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No Animals Were Harmed in the Making of a Shopmade Splitter...

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Blog entry by DeLayne Peck posted 08-17-2012 03:49 AM 1242 reads 0 times favorited 2 comments Add to Favorites Watch

There was something fishy when I negotiated the price for Delta Contractor Saw, a 34-410B, on Craiglist. The splitter was missing. But, at $250, it was an affordable step up and a project saw that was in really good starting condition.

Encouraged by a video demonstation of kickback, I tackled the safety issue today. I cut a piece 1” x 1/8” steel to rough length. After several hours of angle grinding, filing, and polishing with my spindle sander, I was able to match the thickness of the knife to my thin kerf saw blade. The leading edge of the knife is beveled. Reassembly and alignment went way smoothly.

No animals were harmed? Well, I used my new Ridgid Spindle Sander to flatten and polish the it after grinding and filing. You can shoot a piece of steel a looooooong way down the driveway in belt sander mode!!! After amusing myself with repeated shots, I figured out how to set the stop on the sander. Ignorance can be a lot of fun.

I am pleased with the result. Here’s the project in pictures:




-- DJ Peck, Lincoln Nebraska. I think of my shop as Fritter City. I am the Mayor.



2 comments so far

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dbhost

5387 posts in 1978 days


#1 posted 08-17-2012 04:11 AM

Not to pick nits, but that looks like a splitter. A riving knife rises, lowers, and tilts with the blade…

-- My workshop blog can be found at http://daves-workshop.blogspot.com

View DeLayne Peck's profile

DeLayne Peck

355 posts in 948 days


#2 posted 08-17-2012 05:39 AM

Thanks, dbhost. Obviously, I wasn’t aware of the distinction. For any others with the same affliction, here’s how Wikipedia explains the distinction:

Splitters Table saws are sometimes equipped with some kind of “splitter”, a stationary blade of metal or plastic that holds the kerf open behind the blade.[6] It prevents the slot cut into kerf from closing behind the blade on a rip, or allowing the stock that may bind between the blade and fence from getting caught by the teeth on the back of the blade.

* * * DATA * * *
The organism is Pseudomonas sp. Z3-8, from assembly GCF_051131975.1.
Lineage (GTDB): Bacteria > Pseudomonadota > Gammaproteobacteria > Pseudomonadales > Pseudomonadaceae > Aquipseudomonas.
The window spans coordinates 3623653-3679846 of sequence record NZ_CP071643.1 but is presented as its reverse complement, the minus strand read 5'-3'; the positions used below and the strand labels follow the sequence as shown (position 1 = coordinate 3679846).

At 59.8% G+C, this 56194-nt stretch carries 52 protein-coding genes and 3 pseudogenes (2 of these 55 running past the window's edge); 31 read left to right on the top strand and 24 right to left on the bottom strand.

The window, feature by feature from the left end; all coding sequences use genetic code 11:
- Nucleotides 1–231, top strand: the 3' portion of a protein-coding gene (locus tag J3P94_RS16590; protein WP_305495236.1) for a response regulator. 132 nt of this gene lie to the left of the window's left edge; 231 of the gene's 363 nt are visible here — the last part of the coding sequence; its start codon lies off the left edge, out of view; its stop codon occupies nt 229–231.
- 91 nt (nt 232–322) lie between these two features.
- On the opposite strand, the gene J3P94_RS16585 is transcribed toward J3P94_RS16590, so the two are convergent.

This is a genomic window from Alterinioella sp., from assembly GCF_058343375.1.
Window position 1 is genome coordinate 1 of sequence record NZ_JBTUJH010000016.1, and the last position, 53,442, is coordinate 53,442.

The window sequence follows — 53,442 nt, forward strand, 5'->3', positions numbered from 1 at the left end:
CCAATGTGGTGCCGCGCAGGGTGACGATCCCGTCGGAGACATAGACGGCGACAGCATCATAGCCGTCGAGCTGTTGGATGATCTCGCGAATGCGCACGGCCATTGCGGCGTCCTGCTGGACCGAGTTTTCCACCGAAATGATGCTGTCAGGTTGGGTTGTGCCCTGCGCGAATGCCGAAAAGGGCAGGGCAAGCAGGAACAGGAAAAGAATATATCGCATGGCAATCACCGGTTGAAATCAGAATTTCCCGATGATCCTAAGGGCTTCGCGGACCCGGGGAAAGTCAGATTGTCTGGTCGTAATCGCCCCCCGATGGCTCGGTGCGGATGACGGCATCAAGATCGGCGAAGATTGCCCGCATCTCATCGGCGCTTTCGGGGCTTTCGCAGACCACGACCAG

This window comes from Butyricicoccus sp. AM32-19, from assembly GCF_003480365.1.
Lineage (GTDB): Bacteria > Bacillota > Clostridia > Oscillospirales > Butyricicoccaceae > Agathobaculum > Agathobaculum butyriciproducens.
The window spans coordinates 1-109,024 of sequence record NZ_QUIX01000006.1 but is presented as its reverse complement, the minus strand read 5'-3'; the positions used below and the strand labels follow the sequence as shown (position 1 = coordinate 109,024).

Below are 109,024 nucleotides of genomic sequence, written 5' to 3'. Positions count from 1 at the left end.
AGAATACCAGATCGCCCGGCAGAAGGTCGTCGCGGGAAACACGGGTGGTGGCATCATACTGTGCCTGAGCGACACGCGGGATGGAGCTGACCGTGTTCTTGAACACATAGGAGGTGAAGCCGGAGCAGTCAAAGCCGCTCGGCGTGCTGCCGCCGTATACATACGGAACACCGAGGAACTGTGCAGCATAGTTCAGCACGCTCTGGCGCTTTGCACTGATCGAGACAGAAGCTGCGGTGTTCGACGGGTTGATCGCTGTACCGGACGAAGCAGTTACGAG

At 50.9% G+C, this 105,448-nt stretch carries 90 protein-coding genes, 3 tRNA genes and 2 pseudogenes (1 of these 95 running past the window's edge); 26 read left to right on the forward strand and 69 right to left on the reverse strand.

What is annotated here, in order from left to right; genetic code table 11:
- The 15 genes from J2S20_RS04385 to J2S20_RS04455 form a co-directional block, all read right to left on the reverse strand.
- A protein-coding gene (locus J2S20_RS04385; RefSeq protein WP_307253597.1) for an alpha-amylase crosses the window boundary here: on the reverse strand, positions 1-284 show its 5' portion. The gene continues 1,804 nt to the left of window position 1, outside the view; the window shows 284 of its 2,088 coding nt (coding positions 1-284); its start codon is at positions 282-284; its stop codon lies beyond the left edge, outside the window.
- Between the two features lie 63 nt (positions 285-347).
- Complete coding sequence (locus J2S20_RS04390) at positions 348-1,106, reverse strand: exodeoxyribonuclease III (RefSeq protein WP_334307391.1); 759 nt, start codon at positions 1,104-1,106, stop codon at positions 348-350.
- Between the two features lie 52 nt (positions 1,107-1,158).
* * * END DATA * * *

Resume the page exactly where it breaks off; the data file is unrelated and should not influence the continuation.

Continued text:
Riving knives A riving knife differs from a simple splitter in some important ways:[7] It doesn’t need to be removed from the saw when cross-cutting or doing a blind (non-through) cut as it doesn’t extend above the top of the saw blade. If it isn’t removed, the operator can’t forget to put it back on. It sits closer to the back edge of the blade, making it much more effective – less space for the stock to shift into the path of the blade
It provides some additional protection for the operator – blocking contact to the back edge of the blade – in those situations where the stock is being pulled from the outfeed side of the saw It’s independent of (and won’t interfere with) other blade guards and dust collectors

The way it achieves all of this is that it is mounted on the same mechanism that mounts the blade, allowing it to move with the saw blade as it’s raised, lowered and tilted. To work properly, the knife should be just slightly less than the width of the blade, and is just slightly shorter than the blade.

As well as table saws, riving knives are also fitted to hand-held circular saws, and to cross-cut saws (“chop saws”).[8]

In 2009, Underwriters Laboratories (UL) will require that all new table saw designs include a riving knife.[9]

-- DJ Peck, Lincoln Nebraska. I think of my shop as Fritter City. I am the Mayor.

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